5th grade was a tumultuous year for me. As a military brat, I began the year in Tehran, then spent a short stint in Peyton Place’s elementary school and finished up in Falmouth, Mass.
Cape Cod was in many ways a dream come true. We were finally close to our relatives, in particular, Nana. There were beaches. And my classroom was participating in an educational experiment. Instead of studying traditional subjects, our curriculum was an integrated study of culture. I knew this was called MACOS, and Wikipedia tells me that it was indeed a thing. In fact, my memory of this program is remarkably clear. “Man, a Course of Study” was controversial and short-lived, but I loved it. I arrived during the primates unit which I am sure prompted many a child to dream of being Jane Goodall. But what really got me was the final unit which was a study of the Netsilik Inuits (or eskimos as we called them then.) I can picture with ease the broad faces of the Netsilik, the grainy film footage unable to hide their chapped faces and watering eyes brought on by harsh wind. Their lives were both simple and ingenious- caribou hunters who found ways to use every element of their prey and, despite the punishing conditions, displayed joy in their cozy igloos heated with open flames. I lost myself in this program. Math: divide up seal meat equitably among your classmates. Art: design a fantasy animal based on caribou features. Music: listen to the haunting melodies of bone whistles. All of it was new to me and I relished that window into a culture so far removed from my experience yet, to me, so successful. It was both education and escapism.
It was especially important for a shy, out of place 11 year old, weary from changing schools and trying, once again, to make friends. And then, for reasons I never understood, I became collateral damage in a “girl war.” Men,you may not be familiar with this concept. In brief, a group of girls targets another for ostracizing, shunning and general belittlement. Nowadays, it would be appropriately identified as bullying, but in 1969, it was just another day in the classroom. The main target, thankfully I suppose, was not me. But perhaps I sat near the target or talked to her or had perpetrated some other infraction that I did not comprehend. In any case, I ate lunch alone, stood in recess alone and kept my focus on the Netsilik.
And, just when I thought it could not get worse, the 5th grade girls were sequestered in the multi-purpose room for a secretive assembly. We were to view a film entrancingly titled “Growing up and Liking it.” Well, I had some inkling of these dark secrets. My sister, 16 months my elder, had garnered some facts-of-life intelligence and shared it with me on the school bus in Tehran. But she neglected to share the terrible thing that would happen to girls EVERY MONTH for the foreseeable future. I watched in horror as the film’s narrator elaborated the details of “sanitary” pads (how was this even remotely sanitary?) and elastic belts. If this was growing up, I sure as hell was NOT going to like it. And then, my thoughts returned to the honorable Netsilik whose head to toe animal skin coverings masked any indication of gender (although I had assumed that the ones who had babies strapped to their backs with cleverly designed bone and sinew harnesses might be female) and it dawned on me that even my eskimo sisters faced this lunar burden.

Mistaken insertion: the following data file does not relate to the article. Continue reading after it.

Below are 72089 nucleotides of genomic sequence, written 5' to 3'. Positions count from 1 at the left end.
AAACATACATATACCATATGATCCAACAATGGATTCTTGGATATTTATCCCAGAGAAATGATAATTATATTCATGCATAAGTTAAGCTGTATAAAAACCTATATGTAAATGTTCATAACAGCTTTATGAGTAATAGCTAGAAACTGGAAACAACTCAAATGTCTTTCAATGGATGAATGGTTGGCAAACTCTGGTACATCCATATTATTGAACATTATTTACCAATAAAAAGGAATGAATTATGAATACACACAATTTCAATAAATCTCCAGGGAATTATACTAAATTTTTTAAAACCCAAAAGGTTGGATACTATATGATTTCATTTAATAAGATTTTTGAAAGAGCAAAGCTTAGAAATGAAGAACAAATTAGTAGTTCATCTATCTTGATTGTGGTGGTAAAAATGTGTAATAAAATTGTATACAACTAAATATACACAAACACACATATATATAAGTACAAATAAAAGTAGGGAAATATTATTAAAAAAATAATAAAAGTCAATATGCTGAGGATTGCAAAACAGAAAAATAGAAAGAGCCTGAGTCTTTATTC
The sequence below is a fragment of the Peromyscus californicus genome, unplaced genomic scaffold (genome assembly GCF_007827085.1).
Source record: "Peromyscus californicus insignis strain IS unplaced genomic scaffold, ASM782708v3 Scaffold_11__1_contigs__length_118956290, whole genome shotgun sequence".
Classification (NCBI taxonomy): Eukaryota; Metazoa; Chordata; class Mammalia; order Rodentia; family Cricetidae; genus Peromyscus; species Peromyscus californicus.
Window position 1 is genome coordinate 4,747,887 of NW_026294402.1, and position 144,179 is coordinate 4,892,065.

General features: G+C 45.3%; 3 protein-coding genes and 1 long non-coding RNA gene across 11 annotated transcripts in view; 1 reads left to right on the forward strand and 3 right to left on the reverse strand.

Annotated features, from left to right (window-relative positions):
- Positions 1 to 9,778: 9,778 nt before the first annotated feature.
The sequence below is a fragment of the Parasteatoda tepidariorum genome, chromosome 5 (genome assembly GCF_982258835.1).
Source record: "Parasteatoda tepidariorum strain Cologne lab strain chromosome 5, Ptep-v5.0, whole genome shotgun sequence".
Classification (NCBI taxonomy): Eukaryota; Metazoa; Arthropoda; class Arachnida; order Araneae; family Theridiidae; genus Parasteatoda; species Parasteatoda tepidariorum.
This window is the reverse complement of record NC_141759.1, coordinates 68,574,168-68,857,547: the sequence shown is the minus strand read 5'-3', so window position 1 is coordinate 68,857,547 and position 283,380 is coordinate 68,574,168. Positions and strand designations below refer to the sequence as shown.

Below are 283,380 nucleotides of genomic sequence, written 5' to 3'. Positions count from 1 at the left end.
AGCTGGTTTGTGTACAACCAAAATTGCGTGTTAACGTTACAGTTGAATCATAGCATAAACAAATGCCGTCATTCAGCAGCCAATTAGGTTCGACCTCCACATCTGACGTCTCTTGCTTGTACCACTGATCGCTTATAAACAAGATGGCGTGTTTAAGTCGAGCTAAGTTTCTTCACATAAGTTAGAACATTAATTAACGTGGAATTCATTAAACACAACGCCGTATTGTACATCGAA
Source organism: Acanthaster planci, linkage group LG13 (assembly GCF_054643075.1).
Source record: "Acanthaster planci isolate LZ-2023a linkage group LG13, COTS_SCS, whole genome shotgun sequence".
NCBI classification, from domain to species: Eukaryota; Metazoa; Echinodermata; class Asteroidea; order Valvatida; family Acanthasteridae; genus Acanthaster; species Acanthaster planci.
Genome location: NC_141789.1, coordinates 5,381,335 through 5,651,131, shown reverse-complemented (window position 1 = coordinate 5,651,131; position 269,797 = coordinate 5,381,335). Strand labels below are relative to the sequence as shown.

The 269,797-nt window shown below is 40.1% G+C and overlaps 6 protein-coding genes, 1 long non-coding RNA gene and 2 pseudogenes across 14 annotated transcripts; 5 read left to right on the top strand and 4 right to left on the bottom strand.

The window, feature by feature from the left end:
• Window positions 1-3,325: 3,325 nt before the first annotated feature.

Springtime came to Falmouth, as as inexplicably as it started, the girl war ended. Once scorned, I was now included. Was it the shared solidarity we experienced in the multi-purpose room? Perhaps not. I only know that the girl war left me with an aloof exterior and an outsider identity that it took years to shed.
Blessedly, my puberty was late and in high school, to be able to fit in I found it necessary to lie about cramps and a “time of the month” I did not yet experience. But I did grow up and I do like it. It turns out that secrets revealed in that film are but a small morsel of what it means to be grown up.
Educational experiments and philosophies come and go. But I survived 5th grade and I really believe the MACOS creators were on to something. To them, and to the Netsilik Inuits, I offer my debt of gratitude.
3 thoughts on “5th Grade”
Wow: same family such different experiences.
But the scars of endlessly trying to fit in with the secret societies of girls each change of school generated… thanks for sharing!
I sometimes believe that all girls had some type of insecurity in the formative years and some dealt with it by being mean. I hope this has changed. Or at least will by the time Lo is in the 5th grade.
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